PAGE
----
The California state Senate on Friday approved a measure that would require debt collectors in The Golden State to require licenses in order to operate as well as establish provisions under which collectors and debt buyers can collect on unpaid debts. The bill has now been introduced in the state Assembly for consideration.
About three dozen states nationwide require collectors and/or collection agencies to require licenses in order to operate. If enacted, the licensing requirement would go into effect on Jan. 1, 2022. Under the bill, collectors would be prohibited from attempting to collect a debt using any of the following practices:
- Using obscene or profane language.
- Placing a telephone call without disclosing the caller’s identity, provided that an employee of a licensed collection agency may identify oneself by using their registered alias name if they correctly identify the agency that they represent. A debt collector shall provide its California debt collector license number upon the consumer’s request.
- Causing expense to any person for long distance telephone calls, telegram fees, or charges for other similar communications, by misrepresenting to the person the purpose of the telephone call, telegram or similar communication.
- Causing a telephone to ring repeatedly or continuously to annoy the person called.
- Communicating, by telephone or in person, with the debtor with such frequency as to be unreasonable, and to constitute harassment of the debtor under the circumstances.
- Sending written or digital communication to the person that does not display the California license number of the collector in at least 12-point type.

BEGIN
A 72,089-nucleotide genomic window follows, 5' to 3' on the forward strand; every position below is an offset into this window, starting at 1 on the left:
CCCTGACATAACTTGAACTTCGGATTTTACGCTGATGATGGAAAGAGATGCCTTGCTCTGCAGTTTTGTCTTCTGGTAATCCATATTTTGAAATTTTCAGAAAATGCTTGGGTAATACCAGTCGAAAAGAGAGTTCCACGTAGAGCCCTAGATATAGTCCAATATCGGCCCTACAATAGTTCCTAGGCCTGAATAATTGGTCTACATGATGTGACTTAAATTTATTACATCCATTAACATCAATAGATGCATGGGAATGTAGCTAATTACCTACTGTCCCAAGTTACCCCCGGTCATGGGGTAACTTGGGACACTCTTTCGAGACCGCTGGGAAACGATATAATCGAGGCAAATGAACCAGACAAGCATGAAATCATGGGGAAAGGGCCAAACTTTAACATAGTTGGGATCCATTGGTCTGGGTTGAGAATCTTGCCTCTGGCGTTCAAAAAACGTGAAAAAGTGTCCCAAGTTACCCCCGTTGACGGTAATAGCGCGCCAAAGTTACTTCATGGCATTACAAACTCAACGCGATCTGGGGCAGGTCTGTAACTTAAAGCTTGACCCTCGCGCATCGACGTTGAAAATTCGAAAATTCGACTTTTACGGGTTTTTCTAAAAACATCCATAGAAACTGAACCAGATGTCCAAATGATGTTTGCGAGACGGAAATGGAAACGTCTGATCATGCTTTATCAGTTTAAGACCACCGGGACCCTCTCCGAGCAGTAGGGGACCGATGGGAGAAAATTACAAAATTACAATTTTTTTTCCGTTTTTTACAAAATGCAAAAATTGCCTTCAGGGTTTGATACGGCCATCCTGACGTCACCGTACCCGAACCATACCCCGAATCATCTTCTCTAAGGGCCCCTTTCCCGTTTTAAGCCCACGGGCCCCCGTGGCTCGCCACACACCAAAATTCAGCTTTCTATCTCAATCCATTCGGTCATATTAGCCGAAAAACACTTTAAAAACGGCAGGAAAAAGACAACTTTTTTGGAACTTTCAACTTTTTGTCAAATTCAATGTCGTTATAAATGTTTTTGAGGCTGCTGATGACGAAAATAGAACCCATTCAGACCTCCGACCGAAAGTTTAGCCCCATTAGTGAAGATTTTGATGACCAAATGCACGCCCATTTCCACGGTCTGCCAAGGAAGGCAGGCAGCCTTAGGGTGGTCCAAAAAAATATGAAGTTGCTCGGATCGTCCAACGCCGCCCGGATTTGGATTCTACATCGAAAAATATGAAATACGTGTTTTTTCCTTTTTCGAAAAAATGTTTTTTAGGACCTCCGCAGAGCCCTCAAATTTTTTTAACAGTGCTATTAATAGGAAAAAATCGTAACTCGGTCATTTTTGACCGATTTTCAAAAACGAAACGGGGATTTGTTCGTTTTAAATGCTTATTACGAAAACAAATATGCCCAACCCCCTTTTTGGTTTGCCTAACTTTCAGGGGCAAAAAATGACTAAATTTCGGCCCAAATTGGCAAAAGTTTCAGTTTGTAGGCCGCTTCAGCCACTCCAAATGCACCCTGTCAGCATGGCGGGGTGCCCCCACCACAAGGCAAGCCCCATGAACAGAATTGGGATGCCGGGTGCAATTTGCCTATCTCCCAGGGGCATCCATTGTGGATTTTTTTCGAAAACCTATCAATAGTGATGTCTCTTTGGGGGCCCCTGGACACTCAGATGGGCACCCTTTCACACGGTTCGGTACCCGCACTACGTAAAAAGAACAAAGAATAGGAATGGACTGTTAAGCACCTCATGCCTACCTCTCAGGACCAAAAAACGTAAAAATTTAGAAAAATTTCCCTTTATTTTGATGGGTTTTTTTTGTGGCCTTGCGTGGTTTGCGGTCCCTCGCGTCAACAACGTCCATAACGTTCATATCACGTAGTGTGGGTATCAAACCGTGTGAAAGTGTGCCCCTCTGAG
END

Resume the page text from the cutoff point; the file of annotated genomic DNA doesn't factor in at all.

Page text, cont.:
Debt buyers, meanwhile, would need to have the following information in order to send a written notice to an individual:
- That the debt buyer is the sole owner of the debt at issue or has authority to assert the rights of all owners of the debt.
- The debt balance at charge off and an explanation of the amount, nature, and reason for all post-charge-off interest and fees, if any, imposed by the charge-off creditor or any subsequent purchasers of the debt. This paragraph shall not be deemed to require a specific itemization, but the explanation shall identify separately the charge-off balance, the total of any post-charge-off interest, and the total of any post-charge-off fees.
- The date of default or the date of the last payment.
- The name and an address of the charge-off creditor at the time of charge off, and the charge-off creditor’s account number associated with the debt. The charge-off creditor’s name and address shall be in sufficient form so as to reasonably identify the charge-off creditor.
- The name and last known address of the debtor as they appeared in the charge-off creditor’s records prior to the sale of the debt. If the debt was sold prior to January 1, 2014, the name and last known address of the debtor as they appeared in the debt owner’s records on December 31, 2013, shall be sufficient.
- The names and addresses of all persons or entities that purchased the debt after charge off, including the debt buyer making the written statement. The names and addresses shall be in sufficient form so as to reasonably identify each such purchaser.
- The California license number of the debt buyer.
Debt buyers would also be required to provide additional disclosures when attempting to collect on time-barred debts.
When determining whether an applicant is eligible for a license, the state’s Department of Business Oversight would be allowed to consider:
- Criminal, civil, and administrative history information.
- Personal history and experience information, including, but not limited to, independent credit reports obtained from a consumer reporting agency.
- Any other documents, information, or evidence that the commissioner deems relevant to the inquiry or investigation regardless of the location, possession, control, or custody of those documents, information, or evidence.
“We license all sorts of professions in California that do not have the power to do the financial harm to individuals that debt collectors can do by garnishing wages and seizing people’s assets,” said state Sen. Bob Wieckowski, a member of the Judiciary Committee and the sponsor of the bill, in a statement. “It is a gaping loophole that needs to be closed to protect California consumers, especially when so many are struggling through this pandemic.”